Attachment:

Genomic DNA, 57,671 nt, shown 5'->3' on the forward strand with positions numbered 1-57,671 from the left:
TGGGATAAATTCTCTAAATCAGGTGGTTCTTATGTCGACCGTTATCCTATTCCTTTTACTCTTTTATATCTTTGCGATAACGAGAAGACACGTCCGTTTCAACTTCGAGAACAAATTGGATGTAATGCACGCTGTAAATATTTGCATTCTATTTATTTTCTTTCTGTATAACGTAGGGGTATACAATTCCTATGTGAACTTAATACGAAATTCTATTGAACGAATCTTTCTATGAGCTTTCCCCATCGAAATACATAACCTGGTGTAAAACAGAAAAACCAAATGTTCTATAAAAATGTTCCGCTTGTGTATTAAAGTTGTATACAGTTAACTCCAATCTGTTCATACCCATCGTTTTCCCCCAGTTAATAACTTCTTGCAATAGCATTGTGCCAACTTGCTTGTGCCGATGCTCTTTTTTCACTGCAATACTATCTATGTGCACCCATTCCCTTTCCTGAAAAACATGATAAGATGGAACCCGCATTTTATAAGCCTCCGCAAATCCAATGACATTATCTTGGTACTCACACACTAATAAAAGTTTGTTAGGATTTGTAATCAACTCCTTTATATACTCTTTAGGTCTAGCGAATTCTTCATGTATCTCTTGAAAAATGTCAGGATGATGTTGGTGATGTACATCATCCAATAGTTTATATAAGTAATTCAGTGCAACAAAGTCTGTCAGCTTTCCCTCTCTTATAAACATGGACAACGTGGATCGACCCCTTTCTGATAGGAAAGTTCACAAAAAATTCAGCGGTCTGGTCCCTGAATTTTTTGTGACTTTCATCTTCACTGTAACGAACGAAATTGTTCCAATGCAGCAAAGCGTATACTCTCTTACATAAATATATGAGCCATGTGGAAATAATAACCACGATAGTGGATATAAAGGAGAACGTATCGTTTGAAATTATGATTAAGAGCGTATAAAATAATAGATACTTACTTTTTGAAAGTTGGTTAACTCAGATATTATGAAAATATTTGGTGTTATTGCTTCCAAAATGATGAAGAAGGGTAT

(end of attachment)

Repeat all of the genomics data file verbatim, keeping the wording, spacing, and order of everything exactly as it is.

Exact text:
Genomic DNA, 57,671 nt, shown 5'->3' on the forward strand with positions numbered 1-57,671 from the left:
TGGGATAAATTCTCTAAATCAGGTGGTTCTTATGTCGACCGTTATCCTATTCCTTTTACTCTTTTATATCTTTGCGATAACGAGAAGACACGTCCGTTTCAACTTCGAGAACAAATTGGATGTAATGCACGCTGTAAATATTTGCATTCTATTTATTTTCTTTCTGTATAACGTAGGGGTATACAATTCCTATGTGAACTTAATACGAAATTCTATTGAACGAATCTTTCTATGAGCTTTCCCCATCGAAATACATAACCTGGTGTAAAACAGAAAAACCAAATGTTCTATAAAAATGTTCCGCTTGTGTATTAAAGTTGTATACAGTTAACTCCAATCTGTTCATACCCATCGTTTTCCCCCAGTTAATAACTTCTTGCAATAGCATTGTGCCAACTTGCTTGTGCCGATGCTCTTTTTTCACTGCAATACTATCTATGTGCACCCATTCCCTTTCCTGAAAAACATGATAAGATGGAACCCGCATTTTATAAGCCTCCGCAAATCCAATGACATTATCTTGGTACTCACACACTAATAAAAGTTTGTTAGGATTTGTAATCAACTCCTTTATATACTCTTTAGGTCTAGCGAATTCTTCATGTATCTCTTGAAAAATGTCAGGATGATGTTGGTGATGTACATCATCCAATAGTTTATATAAGTAATTCAGTGCAACAAAGTCTGTCAGCTTTCCCTCTCTTATAAACATGGACAACGTGGATCGACCCCTTTCTGATAGGAAAGTTCACAAAAAATTCAGCGGTCTGGTCCCTGAATTTTTTGTGACTTTCATCTTCACTGTAACGAACGAAATTGTTCCAATGCAGCAAAGCGTATACTCTCTTACATAAATATATGAGCCATGTGGAAATAATAACCACGATAGTGGATATAAAGGAGAACGTATCGTTTGAAATTATGATTAAGAGCGTATAAAATAATAGATACTTACTTTTTGAAAGTTGGTTAACTCAGATATTATGAAAATATTTGGTGTTATTGCTTCCAAAATGATGAAGAAGGGTAT